Topic Last Modified: 2007-05-16
A remote domain is a domain outside to your organization to which you send e-mail. You can set unique delivery requirements for a specific remote domain by adding a domain and configuring it accordingly. For example, you can set a predetermined delivery route, require authentication, and require that Transport Layer Security (TLS) encryption be used on all connections to the domain. If the remote domain is not configured specifically, Windows Server 2008 SMTP Server will not perform any of these special operations when delivering to this domain. However, it will complete an ordinary DNS lookup.
You can include an asterisk (*) in a remote domain name if it is the first character listed and is followed by a period (.). Using the wildcard indicates that all inclusive domains for the domain that you are creating use the same settings.
For remote domains, you can set the following options on the General tab.
- Allow incoming mail to be relayed to this domain
By default, SMTP Server blocks computers from relaying unwanted mail to the remote domain. Select the Allow incoming mail to be relayed to this domain check box to override the relay restriction setting on the Access tab.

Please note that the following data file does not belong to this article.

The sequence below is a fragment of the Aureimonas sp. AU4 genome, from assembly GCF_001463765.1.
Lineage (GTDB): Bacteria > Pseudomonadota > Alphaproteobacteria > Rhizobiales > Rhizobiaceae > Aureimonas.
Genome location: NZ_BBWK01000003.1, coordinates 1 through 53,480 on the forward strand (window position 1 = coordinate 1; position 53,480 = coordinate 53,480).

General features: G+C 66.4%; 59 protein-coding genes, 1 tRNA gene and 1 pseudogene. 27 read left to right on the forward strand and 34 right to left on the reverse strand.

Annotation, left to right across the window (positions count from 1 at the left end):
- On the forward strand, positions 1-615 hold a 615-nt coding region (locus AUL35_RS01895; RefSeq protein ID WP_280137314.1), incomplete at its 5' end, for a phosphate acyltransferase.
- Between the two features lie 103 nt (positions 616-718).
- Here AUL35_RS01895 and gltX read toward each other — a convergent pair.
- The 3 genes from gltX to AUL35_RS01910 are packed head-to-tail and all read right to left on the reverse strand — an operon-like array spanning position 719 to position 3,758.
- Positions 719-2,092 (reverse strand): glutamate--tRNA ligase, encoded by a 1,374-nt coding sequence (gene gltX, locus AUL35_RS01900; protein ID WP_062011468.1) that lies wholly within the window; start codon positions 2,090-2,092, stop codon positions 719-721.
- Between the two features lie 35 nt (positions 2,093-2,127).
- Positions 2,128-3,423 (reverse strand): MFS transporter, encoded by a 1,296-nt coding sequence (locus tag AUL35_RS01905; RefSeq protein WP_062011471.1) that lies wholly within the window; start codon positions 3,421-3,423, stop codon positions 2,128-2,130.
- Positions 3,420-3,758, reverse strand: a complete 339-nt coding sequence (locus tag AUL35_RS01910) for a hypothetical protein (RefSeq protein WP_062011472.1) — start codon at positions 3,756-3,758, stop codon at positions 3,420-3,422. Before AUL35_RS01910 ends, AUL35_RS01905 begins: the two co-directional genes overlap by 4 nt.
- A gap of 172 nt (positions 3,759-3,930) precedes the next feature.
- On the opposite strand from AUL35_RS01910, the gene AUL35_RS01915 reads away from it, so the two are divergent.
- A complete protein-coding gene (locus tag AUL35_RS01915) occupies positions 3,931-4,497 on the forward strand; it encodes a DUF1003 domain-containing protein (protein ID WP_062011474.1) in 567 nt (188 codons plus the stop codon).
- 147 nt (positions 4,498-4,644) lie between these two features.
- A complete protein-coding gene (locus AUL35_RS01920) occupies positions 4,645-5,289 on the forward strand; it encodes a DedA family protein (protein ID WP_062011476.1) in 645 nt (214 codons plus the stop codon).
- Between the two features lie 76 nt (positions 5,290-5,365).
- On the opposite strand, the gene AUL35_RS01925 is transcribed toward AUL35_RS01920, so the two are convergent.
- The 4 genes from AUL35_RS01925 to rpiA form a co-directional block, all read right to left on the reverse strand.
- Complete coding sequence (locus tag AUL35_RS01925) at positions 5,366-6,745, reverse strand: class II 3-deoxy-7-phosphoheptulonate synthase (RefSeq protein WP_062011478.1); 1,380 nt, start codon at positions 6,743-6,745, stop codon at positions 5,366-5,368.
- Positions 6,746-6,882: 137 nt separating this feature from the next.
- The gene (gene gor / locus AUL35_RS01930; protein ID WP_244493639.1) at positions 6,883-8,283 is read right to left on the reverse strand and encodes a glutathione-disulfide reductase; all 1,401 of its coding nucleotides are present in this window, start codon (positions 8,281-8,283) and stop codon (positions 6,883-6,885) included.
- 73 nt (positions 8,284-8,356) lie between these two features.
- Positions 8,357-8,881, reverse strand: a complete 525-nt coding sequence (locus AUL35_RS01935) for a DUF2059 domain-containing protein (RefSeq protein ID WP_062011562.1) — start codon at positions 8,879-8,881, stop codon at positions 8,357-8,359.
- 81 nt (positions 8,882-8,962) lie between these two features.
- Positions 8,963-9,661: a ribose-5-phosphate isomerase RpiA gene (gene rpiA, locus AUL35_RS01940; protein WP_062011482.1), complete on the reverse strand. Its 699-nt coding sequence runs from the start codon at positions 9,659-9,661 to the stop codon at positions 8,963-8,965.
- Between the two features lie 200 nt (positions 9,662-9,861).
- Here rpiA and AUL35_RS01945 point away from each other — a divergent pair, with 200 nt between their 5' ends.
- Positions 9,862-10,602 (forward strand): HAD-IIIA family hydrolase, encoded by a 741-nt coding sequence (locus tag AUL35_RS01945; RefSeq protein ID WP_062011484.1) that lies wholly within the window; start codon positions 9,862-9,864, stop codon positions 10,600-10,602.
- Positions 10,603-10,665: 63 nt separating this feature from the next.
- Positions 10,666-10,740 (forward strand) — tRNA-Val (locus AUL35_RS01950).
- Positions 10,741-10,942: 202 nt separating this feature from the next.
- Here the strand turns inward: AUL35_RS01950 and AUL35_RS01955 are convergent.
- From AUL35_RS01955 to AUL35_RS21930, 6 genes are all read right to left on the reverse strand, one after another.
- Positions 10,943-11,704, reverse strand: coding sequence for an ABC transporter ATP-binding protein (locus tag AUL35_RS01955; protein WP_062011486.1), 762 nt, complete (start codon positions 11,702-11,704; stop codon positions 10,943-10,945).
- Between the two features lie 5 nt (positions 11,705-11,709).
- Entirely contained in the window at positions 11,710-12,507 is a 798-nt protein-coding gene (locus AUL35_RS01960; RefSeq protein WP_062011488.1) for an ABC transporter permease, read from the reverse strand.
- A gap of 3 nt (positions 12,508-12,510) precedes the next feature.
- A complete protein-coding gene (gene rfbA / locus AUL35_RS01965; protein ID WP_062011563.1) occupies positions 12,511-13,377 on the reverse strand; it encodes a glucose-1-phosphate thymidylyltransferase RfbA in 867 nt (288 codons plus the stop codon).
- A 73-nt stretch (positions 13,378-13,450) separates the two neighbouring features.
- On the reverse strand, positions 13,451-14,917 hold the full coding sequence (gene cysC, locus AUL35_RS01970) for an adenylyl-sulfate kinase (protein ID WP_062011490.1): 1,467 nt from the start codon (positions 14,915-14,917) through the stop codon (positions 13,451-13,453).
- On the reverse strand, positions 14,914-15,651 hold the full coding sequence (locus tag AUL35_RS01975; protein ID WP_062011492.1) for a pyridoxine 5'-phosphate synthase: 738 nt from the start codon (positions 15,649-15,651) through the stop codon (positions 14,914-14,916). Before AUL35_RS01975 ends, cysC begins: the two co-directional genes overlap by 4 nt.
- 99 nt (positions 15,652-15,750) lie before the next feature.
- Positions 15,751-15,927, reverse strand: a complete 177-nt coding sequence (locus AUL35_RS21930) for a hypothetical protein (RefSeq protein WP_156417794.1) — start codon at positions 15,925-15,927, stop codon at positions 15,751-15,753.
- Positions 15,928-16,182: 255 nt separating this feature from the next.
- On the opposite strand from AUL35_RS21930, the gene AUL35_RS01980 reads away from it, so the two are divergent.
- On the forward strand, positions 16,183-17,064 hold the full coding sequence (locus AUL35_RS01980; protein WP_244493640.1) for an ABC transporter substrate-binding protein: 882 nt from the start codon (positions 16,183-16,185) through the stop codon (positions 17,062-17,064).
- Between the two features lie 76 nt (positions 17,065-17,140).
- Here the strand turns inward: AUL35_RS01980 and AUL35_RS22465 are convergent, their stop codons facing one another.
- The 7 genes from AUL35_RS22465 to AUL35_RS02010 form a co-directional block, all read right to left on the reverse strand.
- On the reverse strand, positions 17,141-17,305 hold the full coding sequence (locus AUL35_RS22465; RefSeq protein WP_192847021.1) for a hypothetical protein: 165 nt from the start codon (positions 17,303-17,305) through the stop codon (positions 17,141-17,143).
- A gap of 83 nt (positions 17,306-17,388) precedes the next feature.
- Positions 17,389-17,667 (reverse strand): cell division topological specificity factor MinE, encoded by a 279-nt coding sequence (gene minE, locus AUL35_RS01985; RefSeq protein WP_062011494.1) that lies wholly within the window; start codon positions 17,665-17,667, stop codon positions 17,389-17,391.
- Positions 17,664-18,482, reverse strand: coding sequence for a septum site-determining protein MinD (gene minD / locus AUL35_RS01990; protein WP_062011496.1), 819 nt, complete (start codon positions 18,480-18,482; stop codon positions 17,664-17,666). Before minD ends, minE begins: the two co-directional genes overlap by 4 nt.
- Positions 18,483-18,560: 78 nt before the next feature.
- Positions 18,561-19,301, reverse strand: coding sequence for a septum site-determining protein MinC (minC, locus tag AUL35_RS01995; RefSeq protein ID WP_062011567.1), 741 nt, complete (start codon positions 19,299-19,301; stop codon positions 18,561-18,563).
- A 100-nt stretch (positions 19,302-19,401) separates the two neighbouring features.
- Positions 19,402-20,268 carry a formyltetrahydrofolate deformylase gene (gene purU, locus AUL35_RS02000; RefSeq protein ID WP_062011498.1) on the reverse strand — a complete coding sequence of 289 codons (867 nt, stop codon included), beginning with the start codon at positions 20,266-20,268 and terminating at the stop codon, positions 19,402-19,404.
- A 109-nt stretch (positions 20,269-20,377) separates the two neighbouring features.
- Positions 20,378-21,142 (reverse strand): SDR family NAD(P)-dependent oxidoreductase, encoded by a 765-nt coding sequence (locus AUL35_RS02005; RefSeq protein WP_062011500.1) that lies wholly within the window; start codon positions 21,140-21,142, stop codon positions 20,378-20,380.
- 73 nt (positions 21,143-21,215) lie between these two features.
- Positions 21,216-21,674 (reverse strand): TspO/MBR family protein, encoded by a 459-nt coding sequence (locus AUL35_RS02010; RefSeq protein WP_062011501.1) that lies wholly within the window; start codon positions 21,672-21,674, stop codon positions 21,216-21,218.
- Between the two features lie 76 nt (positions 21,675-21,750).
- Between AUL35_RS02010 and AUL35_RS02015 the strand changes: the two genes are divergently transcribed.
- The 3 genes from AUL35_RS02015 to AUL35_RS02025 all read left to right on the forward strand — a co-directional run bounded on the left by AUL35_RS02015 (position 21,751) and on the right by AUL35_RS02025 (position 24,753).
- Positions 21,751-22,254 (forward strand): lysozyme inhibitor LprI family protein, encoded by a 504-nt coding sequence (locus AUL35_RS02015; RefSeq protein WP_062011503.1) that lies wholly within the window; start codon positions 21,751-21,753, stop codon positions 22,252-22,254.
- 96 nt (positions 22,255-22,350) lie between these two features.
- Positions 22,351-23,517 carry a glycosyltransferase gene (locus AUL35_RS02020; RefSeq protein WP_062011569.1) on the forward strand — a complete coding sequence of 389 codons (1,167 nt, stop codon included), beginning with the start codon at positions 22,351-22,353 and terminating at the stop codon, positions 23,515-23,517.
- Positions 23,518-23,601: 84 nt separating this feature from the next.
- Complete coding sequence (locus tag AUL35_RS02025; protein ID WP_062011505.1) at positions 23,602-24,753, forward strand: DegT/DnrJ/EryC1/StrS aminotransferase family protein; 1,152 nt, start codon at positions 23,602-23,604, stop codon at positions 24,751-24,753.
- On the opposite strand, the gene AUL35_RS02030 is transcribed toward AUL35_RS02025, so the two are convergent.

- Send HELO instead of EHLO
ESMTP defines a method for extending SMTP that enables an SMTP server to inform an SMTP client of the extensions it supports. An SMTP client supporting ESMTP starts an SMTP session by issuing the EHLO command instead of the HELO command. A successful response issues a list of SMTP extensions the server supports. If the server does not support ESMTP, an error is generated. Select the Send HELO instead of EHLO check box to communicate only with HELO when you send to the remote domain.
- Outbound security
The authentication and TLS encryption options set on the Delivery tab can be overridden for a specific remote domain. This enables you to set the SMTP virtual server authentication level for most transmissions, while enabling exceptions for individual addresses handled by a particular remote domain. Select Outbound Security to set the authentication level for this remote domain.
- Route domain
You can specify one of the following options to control how messages are routed to the remote domain:
- Use DNS to route to this domain Select this option to
use DNS name resolution to locate SMTP servers in the remote
- Forward all mail to smart host Select this option to
specify that messages sent to the remote domain are forwarded to a
smart host. The smart host setting for a remote domain overrides
the virtual server smart host setting on the Delivery tab.
Type the fully qualified domain name or IP address of the
server through which you want to route messages for this remote
- Use DNS to route to this domain Select this option to use DNS name resolution to locate SMTP servers in the remote domain.